What is a nanosatellite?
It is a small satellite weighing from 1 to 24kg.
The nanosatellites developed by the CSUM are of the CubeSat type.
Different types of nanosatellites
CubeSats 1 Unit (1U)
Size: 10 cm edge
Masse: 1 kg
Volume: 1 Litre
Our nanosatellites orbit the Earth by spinning in a non-stabilized rotation.
They are non-manoeuverable.
These features are compatible with standard containers for CubeSats called “deployment systems” which, mounted on launchers, allow the ejection of nanosatellites into space.
Triple CubeSats or 3 units CubeSats (3U)
Size: 34.5 x 10 x 10 cm3, the equivalent of a stack of 3 1U CubeSats
Mass: up to 4 kg
Our nanosatellite can stabilise itself to direct its solar panels towards the sun, survey a point on the globe or in space and point its antenna towards the ground station.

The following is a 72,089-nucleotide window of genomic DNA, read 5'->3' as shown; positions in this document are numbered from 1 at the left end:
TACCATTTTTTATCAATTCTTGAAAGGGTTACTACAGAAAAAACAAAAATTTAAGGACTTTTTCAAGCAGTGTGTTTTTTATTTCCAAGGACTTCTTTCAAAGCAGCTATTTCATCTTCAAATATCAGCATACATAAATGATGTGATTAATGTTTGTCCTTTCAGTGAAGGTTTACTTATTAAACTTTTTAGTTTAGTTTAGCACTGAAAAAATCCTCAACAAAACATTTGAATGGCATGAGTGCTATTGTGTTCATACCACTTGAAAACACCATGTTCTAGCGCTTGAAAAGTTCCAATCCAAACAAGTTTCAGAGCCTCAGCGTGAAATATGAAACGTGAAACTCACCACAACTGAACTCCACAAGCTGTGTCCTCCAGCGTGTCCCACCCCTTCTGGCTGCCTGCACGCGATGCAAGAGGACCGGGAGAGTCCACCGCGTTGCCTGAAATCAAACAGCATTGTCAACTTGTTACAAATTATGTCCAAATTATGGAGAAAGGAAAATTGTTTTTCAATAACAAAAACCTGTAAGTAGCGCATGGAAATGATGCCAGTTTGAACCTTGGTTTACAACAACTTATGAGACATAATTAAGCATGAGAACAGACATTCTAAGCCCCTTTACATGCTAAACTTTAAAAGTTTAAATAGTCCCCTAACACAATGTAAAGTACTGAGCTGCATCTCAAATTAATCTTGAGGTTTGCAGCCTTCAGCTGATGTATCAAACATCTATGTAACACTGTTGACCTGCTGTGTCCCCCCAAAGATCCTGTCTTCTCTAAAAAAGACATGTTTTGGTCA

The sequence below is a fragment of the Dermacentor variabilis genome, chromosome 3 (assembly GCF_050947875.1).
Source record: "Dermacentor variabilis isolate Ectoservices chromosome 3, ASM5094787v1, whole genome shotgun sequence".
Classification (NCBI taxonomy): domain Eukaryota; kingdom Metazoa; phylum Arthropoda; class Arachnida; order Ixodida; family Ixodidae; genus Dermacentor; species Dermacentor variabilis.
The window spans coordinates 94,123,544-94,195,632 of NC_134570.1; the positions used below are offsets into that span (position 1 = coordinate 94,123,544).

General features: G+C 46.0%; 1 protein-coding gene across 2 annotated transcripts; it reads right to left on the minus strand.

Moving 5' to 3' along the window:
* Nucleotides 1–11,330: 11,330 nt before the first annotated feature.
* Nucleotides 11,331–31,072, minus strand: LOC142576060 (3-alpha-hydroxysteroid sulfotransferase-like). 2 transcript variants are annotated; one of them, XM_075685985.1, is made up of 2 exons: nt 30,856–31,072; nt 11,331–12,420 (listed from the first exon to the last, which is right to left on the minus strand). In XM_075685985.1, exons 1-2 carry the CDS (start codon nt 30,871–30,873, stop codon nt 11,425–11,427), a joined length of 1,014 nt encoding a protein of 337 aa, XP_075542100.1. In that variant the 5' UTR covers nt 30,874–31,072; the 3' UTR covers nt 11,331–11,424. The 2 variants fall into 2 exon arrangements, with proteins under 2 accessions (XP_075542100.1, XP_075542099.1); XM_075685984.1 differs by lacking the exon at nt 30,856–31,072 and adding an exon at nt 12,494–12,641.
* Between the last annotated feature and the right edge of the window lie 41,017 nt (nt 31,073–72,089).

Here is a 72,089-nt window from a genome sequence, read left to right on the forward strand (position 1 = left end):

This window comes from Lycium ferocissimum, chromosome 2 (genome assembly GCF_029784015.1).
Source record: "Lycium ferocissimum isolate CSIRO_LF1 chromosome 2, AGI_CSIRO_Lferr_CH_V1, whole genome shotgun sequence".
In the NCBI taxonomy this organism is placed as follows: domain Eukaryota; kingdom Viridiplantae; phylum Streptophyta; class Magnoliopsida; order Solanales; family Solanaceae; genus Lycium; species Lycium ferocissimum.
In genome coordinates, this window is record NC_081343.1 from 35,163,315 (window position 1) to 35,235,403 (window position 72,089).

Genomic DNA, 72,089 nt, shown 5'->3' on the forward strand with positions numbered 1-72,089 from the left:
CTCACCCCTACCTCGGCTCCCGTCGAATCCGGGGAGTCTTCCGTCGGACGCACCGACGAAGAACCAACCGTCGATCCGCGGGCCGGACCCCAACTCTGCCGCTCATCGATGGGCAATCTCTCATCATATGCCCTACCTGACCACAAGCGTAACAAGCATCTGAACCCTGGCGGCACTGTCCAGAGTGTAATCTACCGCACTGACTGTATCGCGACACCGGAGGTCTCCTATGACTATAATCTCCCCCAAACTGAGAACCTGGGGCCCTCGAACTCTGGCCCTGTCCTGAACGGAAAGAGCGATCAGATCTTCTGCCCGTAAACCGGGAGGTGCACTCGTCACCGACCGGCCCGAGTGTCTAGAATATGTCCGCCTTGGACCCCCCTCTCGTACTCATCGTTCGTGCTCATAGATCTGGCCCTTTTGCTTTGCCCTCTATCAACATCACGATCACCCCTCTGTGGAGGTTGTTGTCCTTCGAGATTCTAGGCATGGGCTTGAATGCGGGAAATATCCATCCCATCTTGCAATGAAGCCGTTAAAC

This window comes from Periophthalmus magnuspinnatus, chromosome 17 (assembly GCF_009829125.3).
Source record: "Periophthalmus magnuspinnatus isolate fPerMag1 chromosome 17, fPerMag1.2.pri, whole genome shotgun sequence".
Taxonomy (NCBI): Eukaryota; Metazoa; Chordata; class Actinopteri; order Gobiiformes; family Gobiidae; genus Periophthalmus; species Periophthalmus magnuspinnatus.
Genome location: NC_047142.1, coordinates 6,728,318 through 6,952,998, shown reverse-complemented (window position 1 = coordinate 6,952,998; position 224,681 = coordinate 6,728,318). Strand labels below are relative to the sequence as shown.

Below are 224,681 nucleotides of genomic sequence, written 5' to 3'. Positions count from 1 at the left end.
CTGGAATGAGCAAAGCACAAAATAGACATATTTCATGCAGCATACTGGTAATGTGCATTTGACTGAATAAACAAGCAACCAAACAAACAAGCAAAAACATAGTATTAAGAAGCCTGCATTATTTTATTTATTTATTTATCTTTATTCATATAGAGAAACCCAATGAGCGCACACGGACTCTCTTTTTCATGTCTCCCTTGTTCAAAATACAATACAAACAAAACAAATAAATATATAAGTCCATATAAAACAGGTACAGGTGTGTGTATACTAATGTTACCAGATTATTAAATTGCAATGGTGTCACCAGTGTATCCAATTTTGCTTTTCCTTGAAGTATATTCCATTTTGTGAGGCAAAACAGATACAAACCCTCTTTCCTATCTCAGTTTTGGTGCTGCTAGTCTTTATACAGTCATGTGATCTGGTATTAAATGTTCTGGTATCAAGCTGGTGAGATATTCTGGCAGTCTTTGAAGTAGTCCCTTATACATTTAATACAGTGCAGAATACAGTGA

CubeSats 6 Units (6U-12U)
Size : 34.05 x 22.36 x 10.0 cm3
Mass : 12 kg
Size : 34.05 x 22.36 x 22.36 cm3
Mass : 24 kg
Our nanosatellite can stabilise itself to direct its solar panels towards the sun, survey a point on the globe or in space and point its antennae towards the ground station.
We can carry larger payloads and have more power available.
WHAT IS ITS FUNCTION?
To put it simply, a CubeSat carries a scientific experiment, called a “payload”.
Everything else on the satellite that enables it to work is called “the platform”.
CubeSats are training, research and engineering tools.
They allow university students to learn about space technologies by building satellites to their own specifications and provide researchers with new research tools.